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Going with the flow: Computer tool tracks water’s changing impact in the warming Arctic

August 16, 2020
Understanding how water moves through the permafrost landscape is vital to understanding permafrost-carbon-climate feedbacks.

Understanding how water moves through the permafrost landscape is vital to understanding permafrost-carbon-climate feedbacks.

Going with the flow: Computer tool tracks water’s changing impact in the warming Arctic

by David Moulton

Almost a quarter of the ground in the Northern Hemisphere is permafrost. This frozen ground supports critical energy infrastructure and unique ecosystems, and it also serves as one of the largest land-based stores of organic carbon matter on Earth. Across the world, permafrost traps 1,300 billion tons of carbon, or twice as much carbon as what’s in our atmosphere.

Permafrost is thawing as global temperatures rise, driving rapid change and unanticipated dangers in and beyond the Arctic. Immediate impacts include the recent collapse of the Norilsk oil storage facility, which caused a massive oil spill into the Ambarnaya River near the Arctic ocean in Russia. Less obvious, but with global impact, is the growing amount of carbon dioxide and methane released through the thawing and decomposition of this huge permafrost carbon store.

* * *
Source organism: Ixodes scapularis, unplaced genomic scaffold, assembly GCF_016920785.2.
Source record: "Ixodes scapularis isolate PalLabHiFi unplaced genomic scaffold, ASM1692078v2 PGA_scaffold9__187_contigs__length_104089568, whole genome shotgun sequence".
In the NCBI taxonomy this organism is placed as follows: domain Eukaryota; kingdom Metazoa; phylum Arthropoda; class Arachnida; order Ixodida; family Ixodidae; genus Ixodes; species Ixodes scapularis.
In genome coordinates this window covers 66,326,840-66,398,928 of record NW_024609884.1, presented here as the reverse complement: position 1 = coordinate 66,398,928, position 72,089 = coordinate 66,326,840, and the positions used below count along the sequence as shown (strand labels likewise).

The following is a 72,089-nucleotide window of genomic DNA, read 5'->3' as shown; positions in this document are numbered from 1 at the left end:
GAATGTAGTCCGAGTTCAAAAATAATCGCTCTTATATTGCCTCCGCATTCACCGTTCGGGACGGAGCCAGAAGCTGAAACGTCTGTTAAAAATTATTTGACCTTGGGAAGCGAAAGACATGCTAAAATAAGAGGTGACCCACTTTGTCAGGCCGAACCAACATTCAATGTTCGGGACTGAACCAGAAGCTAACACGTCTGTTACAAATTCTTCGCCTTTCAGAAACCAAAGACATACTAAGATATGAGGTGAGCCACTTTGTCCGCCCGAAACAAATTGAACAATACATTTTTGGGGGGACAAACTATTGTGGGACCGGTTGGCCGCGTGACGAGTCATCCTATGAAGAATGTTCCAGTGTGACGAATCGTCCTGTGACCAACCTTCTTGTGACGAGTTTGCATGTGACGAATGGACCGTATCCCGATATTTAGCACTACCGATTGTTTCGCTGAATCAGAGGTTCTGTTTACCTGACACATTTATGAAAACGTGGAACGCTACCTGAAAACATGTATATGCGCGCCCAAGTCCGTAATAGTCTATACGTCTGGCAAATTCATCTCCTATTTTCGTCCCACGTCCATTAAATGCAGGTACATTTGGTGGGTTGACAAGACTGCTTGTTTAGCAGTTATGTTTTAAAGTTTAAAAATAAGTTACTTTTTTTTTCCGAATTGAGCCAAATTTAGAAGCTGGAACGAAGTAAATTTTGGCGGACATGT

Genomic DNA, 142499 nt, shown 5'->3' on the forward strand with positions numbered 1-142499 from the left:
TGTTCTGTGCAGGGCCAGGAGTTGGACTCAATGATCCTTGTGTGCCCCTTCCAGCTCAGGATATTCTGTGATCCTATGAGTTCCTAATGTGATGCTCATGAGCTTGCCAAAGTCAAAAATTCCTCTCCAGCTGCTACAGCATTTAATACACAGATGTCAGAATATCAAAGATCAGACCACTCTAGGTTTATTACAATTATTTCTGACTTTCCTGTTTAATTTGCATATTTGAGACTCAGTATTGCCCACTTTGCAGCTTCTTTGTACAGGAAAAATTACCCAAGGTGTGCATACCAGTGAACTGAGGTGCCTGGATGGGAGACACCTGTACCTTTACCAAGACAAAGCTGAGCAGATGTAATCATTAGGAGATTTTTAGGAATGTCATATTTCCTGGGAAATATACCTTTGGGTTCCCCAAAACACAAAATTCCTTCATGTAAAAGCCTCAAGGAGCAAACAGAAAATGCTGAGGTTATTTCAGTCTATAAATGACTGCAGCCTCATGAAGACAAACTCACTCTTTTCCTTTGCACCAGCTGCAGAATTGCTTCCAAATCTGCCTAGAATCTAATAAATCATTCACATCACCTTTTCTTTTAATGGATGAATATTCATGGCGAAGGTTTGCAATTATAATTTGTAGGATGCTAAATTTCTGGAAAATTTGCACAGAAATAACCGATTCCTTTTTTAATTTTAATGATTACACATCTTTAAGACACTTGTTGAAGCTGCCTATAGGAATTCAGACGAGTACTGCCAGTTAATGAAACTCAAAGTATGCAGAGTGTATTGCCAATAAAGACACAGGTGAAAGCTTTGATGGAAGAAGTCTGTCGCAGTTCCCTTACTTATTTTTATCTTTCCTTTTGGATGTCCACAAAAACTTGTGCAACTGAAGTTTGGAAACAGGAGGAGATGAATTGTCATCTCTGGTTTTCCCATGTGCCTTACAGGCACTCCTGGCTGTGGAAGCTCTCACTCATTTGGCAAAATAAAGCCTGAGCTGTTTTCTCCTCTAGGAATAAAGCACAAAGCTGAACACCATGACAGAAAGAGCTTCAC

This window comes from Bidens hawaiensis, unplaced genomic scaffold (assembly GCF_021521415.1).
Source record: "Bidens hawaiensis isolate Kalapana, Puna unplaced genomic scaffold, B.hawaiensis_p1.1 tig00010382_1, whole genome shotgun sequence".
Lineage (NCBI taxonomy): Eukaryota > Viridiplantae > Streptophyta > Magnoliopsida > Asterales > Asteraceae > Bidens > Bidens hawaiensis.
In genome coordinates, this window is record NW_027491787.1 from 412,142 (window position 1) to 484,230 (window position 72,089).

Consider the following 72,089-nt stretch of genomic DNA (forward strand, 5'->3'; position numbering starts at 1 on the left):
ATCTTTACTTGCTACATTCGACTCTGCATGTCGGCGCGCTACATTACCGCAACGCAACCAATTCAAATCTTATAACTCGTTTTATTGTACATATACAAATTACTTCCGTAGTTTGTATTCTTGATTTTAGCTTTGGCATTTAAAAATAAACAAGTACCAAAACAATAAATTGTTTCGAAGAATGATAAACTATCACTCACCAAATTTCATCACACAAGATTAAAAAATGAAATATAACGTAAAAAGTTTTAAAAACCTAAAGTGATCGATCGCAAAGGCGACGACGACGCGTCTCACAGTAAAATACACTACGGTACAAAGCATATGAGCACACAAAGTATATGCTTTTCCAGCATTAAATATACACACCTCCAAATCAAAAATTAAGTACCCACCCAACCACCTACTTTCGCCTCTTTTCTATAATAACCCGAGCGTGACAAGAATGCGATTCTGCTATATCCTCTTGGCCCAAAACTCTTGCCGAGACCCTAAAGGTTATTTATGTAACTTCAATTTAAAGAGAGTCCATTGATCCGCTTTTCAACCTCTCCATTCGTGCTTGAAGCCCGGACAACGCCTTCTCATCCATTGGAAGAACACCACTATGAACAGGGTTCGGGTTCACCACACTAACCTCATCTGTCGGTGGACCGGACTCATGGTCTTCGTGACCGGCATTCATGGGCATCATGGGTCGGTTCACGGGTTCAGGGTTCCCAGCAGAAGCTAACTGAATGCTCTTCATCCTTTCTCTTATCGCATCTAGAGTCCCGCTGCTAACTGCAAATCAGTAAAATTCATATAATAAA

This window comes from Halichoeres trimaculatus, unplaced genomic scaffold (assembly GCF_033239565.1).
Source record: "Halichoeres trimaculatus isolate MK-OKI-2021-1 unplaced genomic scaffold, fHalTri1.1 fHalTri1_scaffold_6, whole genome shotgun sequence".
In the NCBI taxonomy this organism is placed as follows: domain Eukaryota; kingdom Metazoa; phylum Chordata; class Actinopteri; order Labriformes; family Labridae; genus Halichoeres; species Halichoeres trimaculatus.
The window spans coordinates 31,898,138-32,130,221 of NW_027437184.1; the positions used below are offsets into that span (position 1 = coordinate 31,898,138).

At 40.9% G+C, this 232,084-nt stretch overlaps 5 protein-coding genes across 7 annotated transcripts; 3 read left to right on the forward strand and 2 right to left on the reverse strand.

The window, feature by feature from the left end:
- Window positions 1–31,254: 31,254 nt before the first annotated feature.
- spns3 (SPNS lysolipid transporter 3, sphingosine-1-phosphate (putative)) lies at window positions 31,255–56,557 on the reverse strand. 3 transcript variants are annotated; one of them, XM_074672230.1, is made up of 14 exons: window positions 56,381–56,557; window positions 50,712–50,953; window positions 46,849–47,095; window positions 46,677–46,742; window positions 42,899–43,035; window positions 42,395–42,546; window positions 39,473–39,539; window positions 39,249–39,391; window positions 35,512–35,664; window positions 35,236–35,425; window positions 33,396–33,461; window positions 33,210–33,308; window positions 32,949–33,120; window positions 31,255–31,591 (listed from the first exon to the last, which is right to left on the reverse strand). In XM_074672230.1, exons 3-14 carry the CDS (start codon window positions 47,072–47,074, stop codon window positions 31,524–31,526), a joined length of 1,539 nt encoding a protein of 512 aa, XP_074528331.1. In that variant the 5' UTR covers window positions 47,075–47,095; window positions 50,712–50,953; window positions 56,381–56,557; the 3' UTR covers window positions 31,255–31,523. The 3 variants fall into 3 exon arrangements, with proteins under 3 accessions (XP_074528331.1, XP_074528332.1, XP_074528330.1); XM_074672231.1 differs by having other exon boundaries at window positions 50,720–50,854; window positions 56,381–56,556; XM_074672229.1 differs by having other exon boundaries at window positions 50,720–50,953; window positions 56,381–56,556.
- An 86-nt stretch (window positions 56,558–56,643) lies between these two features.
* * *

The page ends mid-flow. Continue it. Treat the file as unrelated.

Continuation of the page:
These increasing emissions can serve to increase the heat trapped by the greenhouse effect, which in turn can lead to more thawing. While not fully understood, this feedback loop is one of the more well-known and worrying potential climate change outcomes. Current models that do not yet include the permafrost-thaw feedback indicate that for each degree Celsius that the global temperature rises, one million square miles of permafrost will thaw. Adding in the extra emissions from permafrost thaw could mean the geographic extent of thaw per degree Celsius may be much worse. Recent research into phenomena like abrupt permafrost thaw suggests that our estimates for CO2 released from thawing permafrost may need to increase by as much as 50 percent.

Understanding how water moves through the permafrost landscape is vital to understanding permafrost-carbon-climate feedbacks. Water carries nutrients; it carries energy. It can increase not only the rate of permafrost thaw, but the carbon dioxide and methane output, too. To understand the impact of these hydrologic feedbacks, Los Alamos National Laboratory, with collaborators from Oak Ridge National Laboratory in Tennessee, led the development of a new open-source simulation tool called Amanzi-ATS.

This story first appeared in Santa Fe New Mexican.